Defenders of ESG Go on the Offensive
Plus, a trip to Bizarro ESG World.
Defenders of investing with an awareness of environmental, social, and governance issues have been pushing back on the political right’s attempts to politicize ESG.
One must-read is the takedown made by corporate governance expert Nell Minow of the letter sent to BlackRock by 19 Republican state attorneys general. In response, Minow conjures the old Key & Peele routine, imagining herself as BlackRock CEO Larry Fink’s anger translator:
“I will begin with one key point: it takes a lot of chutzpah for a bunch of elected officials to claim—without any substantiation—that the decisions made by financial professionals are based on politics rather than financial returns when it is you who are urging us to bend our criteria based on your political pandering.”
To the contrary, Minow notes, asset managers operate within strict regulatory and legal standards requiring adherence to the fiduciary obligations they have toward their clients. They also operate in a globally competitive market. These two factors are powerful incentives for the investment decisions they make to be based on their best assessment of risk and return.
“That includes doing whatever it takes to create sustainable growth and continue to attract and retain clients.”
To do otherwise at the behest of politicians would be simply a subsidy to “un-economic enterprises” like fossil fuel companies.
“Your letter implies the kind of political decision-making that, a hundred years ago, would have directed us to keep investing in buggy whips because they are an important part of the state economy, instead of investing in the automobile technology of the future.”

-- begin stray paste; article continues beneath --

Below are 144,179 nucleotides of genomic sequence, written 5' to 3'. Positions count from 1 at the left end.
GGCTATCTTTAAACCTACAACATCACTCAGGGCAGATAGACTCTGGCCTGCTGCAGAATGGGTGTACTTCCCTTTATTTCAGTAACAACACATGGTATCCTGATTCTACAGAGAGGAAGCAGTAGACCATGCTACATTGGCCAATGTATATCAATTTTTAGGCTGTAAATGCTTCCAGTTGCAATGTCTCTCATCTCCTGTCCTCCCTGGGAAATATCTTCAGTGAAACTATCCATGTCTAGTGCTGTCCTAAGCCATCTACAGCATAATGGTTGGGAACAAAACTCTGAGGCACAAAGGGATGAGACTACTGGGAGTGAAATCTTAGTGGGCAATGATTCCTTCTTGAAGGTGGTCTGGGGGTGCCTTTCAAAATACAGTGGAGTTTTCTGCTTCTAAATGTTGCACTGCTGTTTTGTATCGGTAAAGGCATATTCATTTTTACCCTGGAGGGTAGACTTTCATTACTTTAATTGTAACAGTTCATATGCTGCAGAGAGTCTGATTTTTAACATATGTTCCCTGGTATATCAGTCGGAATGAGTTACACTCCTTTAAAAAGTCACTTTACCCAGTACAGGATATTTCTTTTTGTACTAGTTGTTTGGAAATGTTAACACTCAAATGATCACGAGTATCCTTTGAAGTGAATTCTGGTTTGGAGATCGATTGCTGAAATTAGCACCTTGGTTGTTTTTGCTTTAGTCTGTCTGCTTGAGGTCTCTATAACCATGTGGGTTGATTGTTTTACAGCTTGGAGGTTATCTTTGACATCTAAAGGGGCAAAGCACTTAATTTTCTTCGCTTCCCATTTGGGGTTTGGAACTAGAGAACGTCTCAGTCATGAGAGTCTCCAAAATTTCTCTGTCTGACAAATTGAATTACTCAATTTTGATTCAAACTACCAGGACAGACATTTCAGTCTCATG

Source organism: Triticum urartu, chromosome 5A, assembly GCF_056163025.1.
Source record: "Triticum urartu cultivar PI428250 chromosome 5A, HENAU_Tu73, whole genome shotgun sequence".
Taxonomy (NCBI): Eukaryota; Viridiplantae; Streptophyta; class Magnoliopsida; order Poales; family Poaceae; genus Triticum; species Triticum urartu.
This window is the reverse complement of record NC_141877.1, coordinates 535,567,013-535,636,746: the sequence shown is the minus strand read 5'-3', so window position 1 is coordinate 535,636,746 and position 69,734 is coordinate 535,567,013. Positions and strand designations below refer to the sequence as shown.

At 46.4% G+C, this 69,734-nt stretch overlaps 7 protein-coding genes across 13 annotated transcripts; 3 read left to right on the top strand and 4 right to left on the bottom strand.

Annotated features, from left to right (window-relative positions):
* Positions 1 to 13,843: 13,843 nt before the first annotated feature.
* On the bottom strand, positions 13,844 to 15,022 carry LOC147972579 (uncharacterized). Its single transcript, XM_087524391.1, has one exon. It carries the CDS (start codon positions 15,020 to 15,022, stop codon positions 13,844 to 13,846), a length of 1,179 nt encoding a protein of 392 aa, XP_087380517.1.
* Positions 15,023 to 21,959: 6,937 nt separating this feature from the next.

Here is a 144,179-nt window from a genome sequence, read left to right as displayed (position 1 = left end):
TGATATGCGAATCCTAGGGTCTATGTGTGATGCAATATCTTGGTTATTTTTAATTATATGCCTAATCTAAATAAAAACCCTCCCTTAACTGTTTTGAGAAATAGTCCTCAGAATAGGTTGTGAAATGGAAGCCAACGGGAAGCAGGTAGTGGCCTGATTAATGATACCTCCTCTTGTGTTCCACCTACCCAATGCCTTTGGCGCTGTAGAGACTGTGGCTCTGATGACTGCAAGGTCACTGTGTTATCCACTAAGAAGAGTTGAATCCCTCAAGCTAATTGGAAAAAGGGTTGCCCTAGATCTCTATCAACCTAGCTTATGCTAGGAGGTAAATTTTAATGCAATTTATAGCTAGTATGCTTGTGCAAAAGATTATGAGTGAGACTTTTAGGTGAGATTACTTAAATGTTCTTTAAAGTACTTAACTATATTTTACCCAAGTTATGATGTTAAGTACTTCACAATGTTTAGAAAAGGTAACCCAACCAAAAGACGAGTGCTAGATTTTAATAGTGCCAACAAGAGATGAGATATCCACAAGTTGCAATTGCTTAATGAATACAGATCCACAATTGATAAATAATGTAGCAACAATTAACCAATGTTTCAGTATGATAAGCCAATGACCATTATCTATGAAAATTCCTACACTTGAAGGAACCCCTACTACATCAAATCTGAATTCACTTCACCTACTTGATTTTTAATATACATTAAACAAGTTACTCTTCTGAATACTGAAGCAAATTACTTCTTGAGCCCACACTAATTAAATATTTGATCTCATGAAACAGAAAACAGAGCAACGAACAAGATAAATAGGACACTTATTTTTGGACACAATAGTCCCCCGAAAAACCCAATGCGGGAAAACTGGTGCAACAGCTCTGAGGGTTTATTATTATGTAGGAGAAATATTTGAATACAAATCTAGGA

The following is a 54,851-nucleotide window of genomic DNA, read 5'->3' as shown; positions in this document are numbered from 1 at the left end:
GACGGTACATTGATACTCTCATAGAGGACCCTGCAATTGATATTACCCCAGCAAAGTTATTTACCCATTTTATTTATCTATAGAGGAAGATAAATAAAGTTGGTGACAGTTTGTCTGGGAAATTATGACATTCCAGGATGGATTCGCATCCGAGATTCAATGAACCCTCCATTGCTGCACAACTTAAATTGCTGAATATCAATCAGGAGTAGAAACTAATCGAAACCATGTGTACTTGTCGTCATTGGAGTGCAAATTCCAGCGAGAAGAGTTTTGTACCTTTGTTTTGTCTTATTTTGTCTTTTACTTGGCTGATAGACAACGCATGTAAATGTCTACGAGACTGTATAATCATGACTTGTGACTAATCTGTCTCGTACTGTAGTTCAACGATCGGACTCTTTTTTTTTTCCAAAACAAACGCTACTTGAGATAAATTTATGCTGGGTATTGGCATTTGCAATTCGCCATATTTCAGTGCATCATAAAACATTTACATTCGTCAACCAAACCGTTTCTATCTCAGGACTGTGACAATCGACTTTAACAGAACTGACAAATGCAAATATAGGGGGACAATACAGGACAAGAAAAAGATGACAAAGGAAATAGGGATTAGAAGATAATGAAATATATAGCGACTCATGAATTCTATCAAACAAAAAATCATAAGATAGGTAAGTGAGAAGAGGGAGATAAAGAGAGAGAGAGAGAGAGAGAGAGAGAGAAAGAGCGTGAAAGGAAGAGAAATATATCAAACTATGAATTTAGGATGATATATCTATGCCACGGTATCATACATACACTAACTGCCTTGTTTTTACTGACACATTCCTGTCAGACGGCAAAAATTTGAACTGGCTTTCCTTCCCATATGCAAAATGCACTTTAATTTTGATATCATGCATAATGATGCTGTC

Investors pressuring fossil fuel companies on how they plan to manage amid the global transition to renewable energy help these firms make better decisions, Minow argues.
The AG letter contends that BlackRock’s commitment to accelerate net-zero emissions across all of its assets, regardless of client wishes, is somehow political or unfair to clients who don’t want to invest in the energy transition. Minow’s response:
“This fundamentally misunderstands the basic principle of managed funds and index funds, which now take up the majority of the market because clients, including individuals and intermediaries like pension managers, recognize, since you like sports examples, that a non-professional making investment decisions is like a non-professional playing one-on-one with Steph Curry—with your entire bank account on the line.”